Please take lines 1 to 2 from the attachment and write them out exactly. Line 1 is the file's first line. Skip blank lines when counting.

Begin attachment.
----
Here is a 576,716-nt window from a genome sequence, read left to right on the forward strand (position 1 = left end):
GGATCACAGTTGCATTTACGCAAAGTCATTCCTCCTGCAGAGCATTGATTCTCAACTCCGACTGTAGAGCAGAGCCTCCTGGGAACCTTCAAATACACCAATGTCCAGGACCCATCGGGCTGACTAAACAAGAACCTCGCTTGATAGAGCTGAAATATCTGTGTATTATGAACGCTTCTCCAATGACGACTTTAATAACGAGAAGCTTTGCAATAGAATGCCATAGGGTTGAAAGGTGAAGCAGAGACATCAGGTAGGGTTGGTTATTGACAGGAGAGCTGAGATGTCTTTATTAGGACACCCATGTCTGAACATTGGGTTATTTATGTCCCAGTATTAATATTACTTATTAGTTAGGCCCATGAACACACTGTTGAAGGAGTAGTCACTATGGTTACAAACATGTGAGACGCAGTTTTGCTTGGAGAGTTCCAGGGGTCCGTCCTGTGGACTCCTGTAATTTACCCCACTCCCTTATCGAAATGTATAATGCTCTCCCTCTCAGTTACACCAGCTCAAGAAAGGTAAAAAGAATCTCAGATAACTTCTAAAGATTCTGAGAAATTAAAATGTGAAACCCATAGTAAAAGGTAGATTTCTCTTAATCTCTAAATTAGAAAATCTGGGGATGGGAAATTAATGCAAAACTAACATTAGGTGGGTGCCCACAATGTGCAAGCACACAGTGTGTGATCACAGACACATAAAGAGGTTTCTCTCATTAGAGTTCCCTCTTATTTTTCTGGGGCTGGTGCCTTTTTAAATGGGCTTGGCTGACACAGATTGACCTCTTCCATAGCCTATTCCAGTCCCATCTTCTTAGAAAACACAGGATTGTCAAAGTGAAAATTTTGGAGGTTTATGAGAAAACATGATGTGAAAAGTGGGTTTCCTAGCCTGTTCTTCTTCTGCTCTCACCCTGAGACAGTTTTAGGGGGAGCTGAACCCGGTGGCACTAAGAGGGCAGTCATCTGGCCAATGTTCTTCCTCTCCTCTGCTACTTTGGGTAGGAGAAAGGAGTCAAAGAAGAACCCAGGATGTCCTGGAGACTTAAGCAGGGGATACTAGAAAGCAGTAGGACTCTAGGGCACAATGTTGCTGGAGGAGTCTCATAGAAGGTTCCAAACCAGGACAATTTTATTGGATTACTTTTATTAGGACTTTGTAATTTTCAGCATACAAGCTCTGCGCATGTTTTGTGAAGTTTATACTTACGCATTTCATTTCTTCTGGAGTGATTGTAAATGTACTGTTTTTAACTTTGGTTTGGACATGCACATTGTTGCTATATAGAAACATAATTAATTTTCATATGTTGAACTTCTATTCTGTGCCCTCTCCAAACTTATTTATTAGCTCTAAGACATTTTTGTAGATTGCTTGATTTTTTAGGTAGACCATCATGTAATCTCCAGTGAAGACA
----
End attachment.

Here is a 576,716-nt window from a genome sequence, read left to right on the forward strand (position 1 = left end):
GGATCACAGTTGCATTTACGCAAAGTCATTCCTCCTGCAGAGCATTGATTCTCAACTCCGACTGTAGAGCAGAGCCTCCTGGGAACCTTCAAATACACCAATGTCCAGGACCCATCGGGCTGACTAAACAAGAACCTCGCTTGATAGAGCTGAAATATCTGTGTATTATGAACGCTTCTCCAATGACGACTTTAATAACGAGAAGCTTTGCAATAGAATGCCATAGGGTTGAAAGGTGAAGCAGAGACATCAGGTAGGGTTGGTTATTGACAGGAGAGCTGAGATGTCTTTATTAGGACACCCATGTCTGAACATTGGGTTATTTATGTCCCAGTATTAATATTACTTATTAGTTAGGCCCATGAACACACTGTTGAAGGAGTAGTCACTATGGTTACAAACATGTGAGACGCAGTTTTGCTTGGAGAGTTCCAGGGGTCCGTCCTGTGGACTCCTGTAATTTACCCCACTCCCTTATCGAAATGTATAATGCTCTCCCTCTCAGTTACACCAGCTCAAGAAAGGTAAAAAGAATCTCAGATAACTTCTAAAGATTCTGAGAAATTAAAATGTGAAACCCATAGTAAAAGGTAGATTTCTCTTAATCTCTAAATTAGAAAATCTGGGGATGGGAAATTAATGCAAAACTAACATTAGGTGGGTGCCCACAATGTGCAAGCACACAGTGTGTGATCACAGACACATAAAGAGGTTTCTCTCATTAGAGTTCCCTCTTATTTTTCTGGGGCTGGTGCCTTTTTAAATGGGCTTGGCTGACACAGATTGACCTCTTCCATAGCCTATTCCAGTCCCATCTTCTTAGAAAACACAGGATTGTCAAAGTGAAAATTTTGGAGGTTTATGAGAAAACATGATGTGAAAAGTGGGTTTCCTAGCCTGTTCTTCTTCTGCTCTCACCCTGAGACAGTTTTAGGGGGAGCTGAACCCGGTGGCACTAAGAGGGCAGTCATCTGGCCAATGTTCTTCCTCTCCTCTGCTACTTTGGGTAGGAGAAAGGAGTCAAAGAAGAACCCAGGATGTCCTGGAGACTTAAGCAGGGGATACTAGAAAGCAGTAGGACTCTAGGGCACAATGTTGCTGGAGGAGTCTCATAGAAGGTTCCAAACCAGGACAATTTTATTGGATTACTTTTATTAGGACTTTGTAATTTTCAGCATACAAGCTCTGCGCATGTTTTGTGAAGTTTATACTTACGCATTTCATTTCTTCTGGAGTGATTGTAAATGTACTGTTTTTAACTTTGGTTTGGACATGCACATTGTTGCTATATAGAAACATAATTAATTTTCATATGTTGAACTTCTATTCTGTGCCCTCTCCAAACTTATTTATTAGCTCTAAGACATTTTTGTAGATTGCTTGATTTTTTAGGTAGACCATCATGTAATCTCCAGTGAAGACA